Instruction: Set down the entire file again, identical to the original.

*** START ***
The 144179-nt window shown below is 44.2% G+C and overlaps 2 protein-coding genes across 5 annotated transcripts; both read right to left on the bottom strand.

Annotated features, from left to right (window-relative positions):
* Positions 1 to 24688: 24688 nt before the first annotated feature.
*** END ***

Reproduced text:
The 144179-nt window shown below is 44.2% G+C and overlaps 2 protein-coding genes across 5 annotated transcripts; both read right to left on the bottom strand.

Annotated features, from left to right (window-relative positions):
* Positions 1 to 24688: 24688 nt before the first annotated feature.